Bee Craft beginnings
The story begins in 1919, when Kent Beekeepers’ Association launched ‘Bee Craft’ as a county beekeeping journal. Surrey joined in 1921 and by 1928 thirteen Associations, including Yorkshire with the largest membership, had come in one by one. By 1948 the journal had achieved a considerable circulation in many parts of UK and beyond. It had in fact become a national rather than local journal and it was felt that control should pass to a more representative body. The time was ripe for this after the British Beekeepers’ Association (BBKA) had adopted ‘Bee Craft’ as its official journal in January 1947. Arrangements were made by creating a limited liability company, Bee Craft Ltd, to acquire the business of publishing the journal from Kent Beekeepers’ Association.
In January 1949 the share capital of the company was £6,000 divided into 6,000 shares of £1 each. These shares were subscribed for by Kent Beekeepers’ Association by payment of £6,000 to Bee Craft Ltd, but as soon as Bee Craft Ltd received the money it paid it back to Kent Beekeepers’ Association in return for the goodwill of the business. The position was then that Bee Craft Ltd owned a publishing business and Kent Beekeepers’ Association owned 6,000 fully paid shares in the company. Kent then gave away most of the shares to other county and district associations that were affiliated to BBKA. The basis of allocation was in proportion to the support the Associations gave to the journal. Kent also made a generous gift and loan to Bee Craft Ltd as working capital to put the enterprise on its feet. Government legislation during the early 1980′s has meant that the status of Bee Craft Ltd is now a private limited company.
At the present time, 49 county and district associations have shareholdings in Bee Craft Ltd. As is usually found to be the case with the constitution of most beekeeping associations, they are either a charitable trust or an unincorporated association of members and shares have to be held by nominee(s) in order to give it the necessary powers to hold shares itself. In many cases nominees are two or three trustees or senior members of the association. The day to day management of the company is vested in a board of directors who are elected at the annual general meeting.
The annual general meeting of the company is usually held in May and formal notice of the meeting is sent to the first named nominee on the share register who alone is entitled to vote on resolutions at the meeting. Nominees can however appoint proxies to vote in their place and there is normally no objection to other officers or members of associations attending as observers.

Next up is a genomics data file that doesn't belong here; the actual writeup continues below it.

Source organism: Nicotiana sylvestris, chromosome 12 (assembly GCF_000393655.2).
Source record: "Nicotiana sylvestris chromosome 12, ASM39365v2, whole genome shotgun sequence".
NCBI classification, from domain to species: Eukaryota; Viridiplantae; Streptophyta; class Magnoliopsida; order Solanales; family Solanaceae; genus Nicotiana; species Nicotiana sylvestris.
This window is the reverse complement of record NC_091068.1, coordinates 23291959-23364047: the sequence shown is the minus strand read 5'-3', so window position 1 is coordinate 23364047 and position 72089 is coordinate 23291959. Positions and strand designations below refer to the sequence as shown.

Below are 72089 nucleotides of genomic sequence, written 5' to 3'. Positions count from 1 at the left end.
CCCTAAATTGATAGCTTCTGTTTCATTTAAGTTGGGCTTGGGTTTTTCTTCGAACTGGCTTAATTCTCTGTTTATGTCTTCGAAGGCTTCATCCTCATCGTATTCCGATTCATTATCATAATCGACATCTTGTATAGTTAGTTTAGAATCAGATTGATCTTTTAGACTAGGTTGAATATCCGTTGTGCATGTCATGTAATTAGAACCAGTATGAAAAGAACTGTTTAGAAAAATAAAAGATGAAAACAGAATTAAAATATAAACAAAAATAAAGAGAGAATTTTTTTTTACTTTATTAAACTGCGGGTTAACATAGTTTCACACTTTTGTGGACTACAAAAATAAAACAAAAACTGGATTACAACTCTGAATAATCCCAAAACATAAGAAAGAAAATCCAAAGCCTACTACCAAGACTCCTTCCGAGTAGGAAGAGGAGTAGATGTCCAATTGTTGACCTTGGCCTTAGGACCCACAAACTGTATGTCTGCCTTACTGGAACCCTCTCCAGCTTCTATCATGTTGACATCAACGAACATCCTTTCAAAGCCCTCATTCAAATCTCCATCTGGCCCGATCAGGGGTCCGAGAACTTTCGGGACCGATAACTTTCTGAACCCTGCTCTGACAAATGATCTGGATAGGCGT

Although by its memorandum and articles of association, Bee Craft Ltd is an ordinary commercial company, it has in practice been run as a non-profit making organisation for the benefit of member associations, the BBKA and beekeeping generally. No dividend has ever been paid on shares as they are regarded as being of nominal value only and instead the cover price is kept to a minimum. Shareholders will be aware of the stable financial affairs of the company where reserves are only held for the development of beekeeping publications and its associated activities. No fees are paid to any director.
At present the circulation throughout the UK and abroad is in excess of 7,500 copies per month. The company is managed by a group of eight directors together with consultants making up a team of 23 in total.
The present A4 size of the magazine was introduced in January 2002 with 32 pages to reflect current trends in publishing and readers wish for improved standards of presentation and this was soon followed by 48 page editions. The board gives ongoing consideration to further initiatives that can be introduced to the benefit of readers and maintains its position as the premier magazine for British beekeepers, ensuring that the best information about beekeeping is broadcast to our readers and beyond. This ambition is part of the reason to become known as ‘The Informed Voice of British Beekeeping’. In November 2008, we were the first beekeeping magazine in the world to produce a fully digital (online) edition, we also have Facebook and Twitter discussion forums, and in January 2013 we continued to be at the forefront of beekeeping literature globally by producing a mobile edition accessible on Apple devices including the iPad, iPhone and iPod Touch.
In November 2012 we made a radical decision to offer all paper subscribers free access to the online edition. This was the first part of our move to offer our subscribers an even better subscription package. The second part of the plan was to launch the mobile edition in January 2013 so that you can view the magazine on the move. By giving all subscribers access for free, we hope you will agree Bee Craft is moving into a new era.
From its origins in February 1919, the magazine has had seven editors: initially C P Jarman, then Percy Thornton from March 1928, Jim Wadey from May 1937, Arthur Dines from January 1972, Robert Young from January 1980, Dave Ribbans from January 1993 and Claire Waring from January 1997.
Besides the monthly magazine, Bee Craft Ltd publishes a wide range of other beekeeping items useful to beekeepers. Books (technical, historic, children’s, beginners), apiary guides and a series of inexpensive booklets, many based on articles previously published in Bee Craft, as well as a growing number of beekeeping gifts, are now available via the online shop.